As it has restricted rotation due to the presence of a double bond, it should show geometrical isomerism. Then, why doesn't it show cis/trans isomerism?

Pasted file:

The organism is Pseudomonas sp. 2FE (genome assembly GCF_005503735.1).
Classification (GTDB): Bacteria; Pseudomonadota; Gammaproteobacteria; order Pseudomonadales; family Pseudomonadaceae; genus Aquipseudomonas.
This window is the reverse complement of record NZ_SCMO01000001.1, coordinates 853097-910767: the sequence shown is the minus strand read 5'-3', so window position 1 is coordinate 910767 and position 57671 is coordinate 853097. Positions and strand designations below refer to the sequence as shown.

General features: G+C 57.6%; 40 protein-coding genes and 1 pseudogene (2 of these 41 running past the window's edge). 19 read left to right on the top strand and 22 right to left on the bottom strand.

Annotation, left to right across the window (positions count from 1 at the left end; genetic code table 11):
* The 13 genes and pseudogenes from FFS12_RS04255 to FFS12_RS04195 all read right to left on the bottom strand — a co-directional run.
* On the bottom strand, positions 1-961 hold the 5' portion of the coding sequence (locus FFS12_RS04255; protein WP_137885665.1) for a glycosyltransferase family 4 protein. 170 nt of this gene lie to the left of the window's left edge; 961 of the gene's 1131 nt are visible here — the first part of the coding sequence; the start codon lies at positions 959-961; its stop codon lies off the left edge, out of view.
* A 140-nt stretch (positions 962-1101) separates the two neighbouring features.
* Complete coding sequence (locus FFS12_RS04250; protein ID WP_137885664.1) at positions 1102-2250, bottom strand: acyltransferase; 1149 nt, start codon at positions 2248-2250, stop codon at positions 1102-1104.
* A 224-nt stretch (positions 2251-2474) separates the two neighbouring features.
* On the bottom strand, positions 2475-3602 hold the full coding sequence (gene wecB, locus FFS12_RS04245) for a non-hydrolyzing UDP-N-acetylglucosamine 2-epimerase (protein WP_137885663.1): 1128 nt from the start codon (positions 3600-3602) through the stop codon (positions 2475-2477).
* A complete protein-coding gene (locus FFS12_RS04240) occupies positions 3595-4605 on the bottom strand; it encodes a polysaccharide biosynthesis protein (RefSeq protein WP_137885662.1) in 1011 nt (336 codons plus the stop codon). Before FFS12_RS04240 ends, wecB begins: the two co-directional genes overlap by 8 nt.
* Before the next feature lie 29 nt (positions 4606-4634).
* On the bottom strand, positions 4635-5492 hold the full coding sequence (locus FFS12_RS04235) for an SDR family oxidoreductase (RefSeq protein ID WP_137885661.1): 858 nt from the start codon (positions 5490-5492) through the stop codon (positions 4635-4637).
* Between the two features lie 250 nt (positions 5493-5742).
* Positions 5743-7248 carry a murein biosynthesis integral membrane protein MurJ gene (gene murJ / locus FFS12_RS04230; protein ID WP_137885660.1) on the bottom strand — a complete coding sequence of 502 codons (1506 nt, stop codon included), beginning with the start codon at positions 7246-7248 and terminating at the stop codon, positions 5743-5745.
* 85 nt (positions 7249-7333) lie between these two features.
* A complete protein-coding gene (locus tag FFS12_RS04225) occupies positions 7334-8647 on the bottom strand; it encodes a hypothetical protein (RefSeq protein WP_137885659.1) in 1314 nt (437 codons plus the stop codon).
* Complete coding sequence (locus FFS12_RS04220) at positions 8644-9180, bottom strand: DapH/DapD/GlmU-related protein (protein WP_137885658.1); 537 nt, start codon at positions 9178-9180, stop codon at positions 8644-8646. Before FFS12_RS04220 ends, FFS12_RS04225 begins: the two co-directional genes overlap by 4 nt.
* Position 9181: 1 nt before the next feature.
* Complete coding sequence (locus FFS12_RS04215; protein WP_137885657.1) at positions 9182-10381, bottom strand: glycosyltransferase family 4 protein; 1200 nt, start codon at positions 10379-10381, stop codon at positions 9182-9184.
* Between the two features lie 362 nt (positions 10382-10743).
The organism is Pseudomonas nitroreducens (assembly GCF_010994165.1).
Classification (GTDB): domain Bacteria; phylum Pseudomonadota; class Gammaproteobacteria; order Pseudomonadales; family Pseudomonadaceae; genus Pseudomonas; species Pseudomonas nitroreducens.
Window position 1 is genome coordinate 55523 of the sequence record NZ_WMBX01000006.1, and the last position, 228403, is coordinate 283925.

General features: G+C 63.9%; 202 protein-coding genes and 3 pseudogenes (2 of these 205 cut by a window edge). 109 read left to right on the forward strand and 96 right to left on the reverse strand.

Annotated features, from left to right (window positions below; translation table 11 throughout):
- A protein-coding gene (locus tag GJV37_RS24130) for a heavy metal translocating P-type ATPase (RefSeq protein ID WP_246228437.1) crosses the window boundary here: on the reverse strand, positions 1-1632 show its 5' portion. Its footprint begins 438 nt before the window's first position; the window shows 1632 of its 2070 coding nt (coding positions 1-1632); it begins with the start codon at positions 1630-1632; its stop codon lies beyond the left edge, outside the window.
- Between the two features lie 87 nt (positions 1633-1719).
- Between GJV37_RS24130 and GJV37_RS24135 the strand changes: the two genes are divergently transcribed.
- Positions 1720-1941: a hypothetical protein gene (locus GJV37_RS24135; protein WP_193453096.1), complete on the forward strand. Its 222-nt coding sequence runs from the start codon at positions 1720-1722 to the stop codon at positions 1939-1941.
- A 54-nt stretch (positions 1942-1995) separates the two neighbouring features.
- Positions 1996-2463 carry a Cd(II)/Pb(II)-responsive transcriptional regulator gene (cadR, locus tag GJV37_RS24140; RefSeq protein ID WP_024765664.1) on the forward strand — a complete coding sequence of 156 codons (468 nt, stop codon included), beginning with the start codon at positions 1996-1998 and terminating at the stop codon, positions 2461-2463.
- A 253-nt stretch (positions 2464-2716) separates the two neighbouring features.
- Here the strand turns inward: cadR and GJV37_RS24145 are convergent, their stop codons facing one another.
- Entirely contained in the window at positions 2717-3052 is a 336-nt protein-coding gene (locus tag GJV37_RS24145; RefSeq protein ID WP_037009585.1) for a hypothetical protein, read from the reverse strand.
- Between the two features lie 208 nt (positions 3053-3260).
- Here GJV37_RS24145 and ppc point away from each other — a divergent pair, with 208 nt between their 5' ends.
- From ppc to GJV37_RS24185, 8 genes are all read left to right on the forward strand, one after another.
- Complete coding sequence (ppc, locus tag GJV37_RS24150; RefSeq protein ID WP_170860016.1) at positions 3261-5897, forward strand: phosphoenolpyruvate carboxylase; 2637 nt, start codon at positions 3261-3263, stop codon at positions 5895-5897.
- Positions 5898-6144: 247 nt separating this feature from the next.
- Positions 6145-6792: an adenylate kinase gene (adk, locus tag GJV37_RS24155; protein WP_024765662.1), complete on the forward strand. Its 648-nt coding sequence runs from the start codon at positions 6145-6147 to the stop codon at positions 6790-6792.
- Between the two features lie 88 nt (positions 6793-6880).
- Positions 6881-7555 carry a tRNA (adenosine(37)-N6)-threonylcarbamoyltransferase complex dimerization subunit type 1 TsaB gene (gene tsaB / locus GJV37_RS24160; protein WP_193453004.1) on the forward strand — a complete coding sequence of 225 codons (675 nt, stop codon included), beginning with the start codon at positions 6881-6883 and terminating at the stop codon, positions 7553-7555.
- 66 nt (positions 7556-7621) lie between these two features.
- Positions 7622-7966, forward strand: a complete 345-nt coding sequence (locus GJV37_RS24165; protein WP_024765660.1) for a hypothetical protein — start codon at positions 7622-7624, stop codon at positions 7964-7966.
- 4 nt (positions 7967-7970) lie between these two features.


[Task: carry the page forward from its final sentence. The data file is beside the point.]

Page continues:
There are dichlorobenzene isomers but not cis-trans. You can have ortho (where the Cl atoms are close together), para (where the Cl atoms are opposite) and meta where Cl atoms are one C atom apart. Lets examine the ortho-dichlorobenzene which part of it "looks" the most like cis-1,2 dichloroethene (which also has a trans isomer). Is there any way you could make the Cl atoms in ortho-dichlorobenzene to be as far apart as in trans-1,2 dichloroethene without breaking any bonds? The answer should be no and this is why cis-trans isomerism in common substituted aromatic rings makes no sense.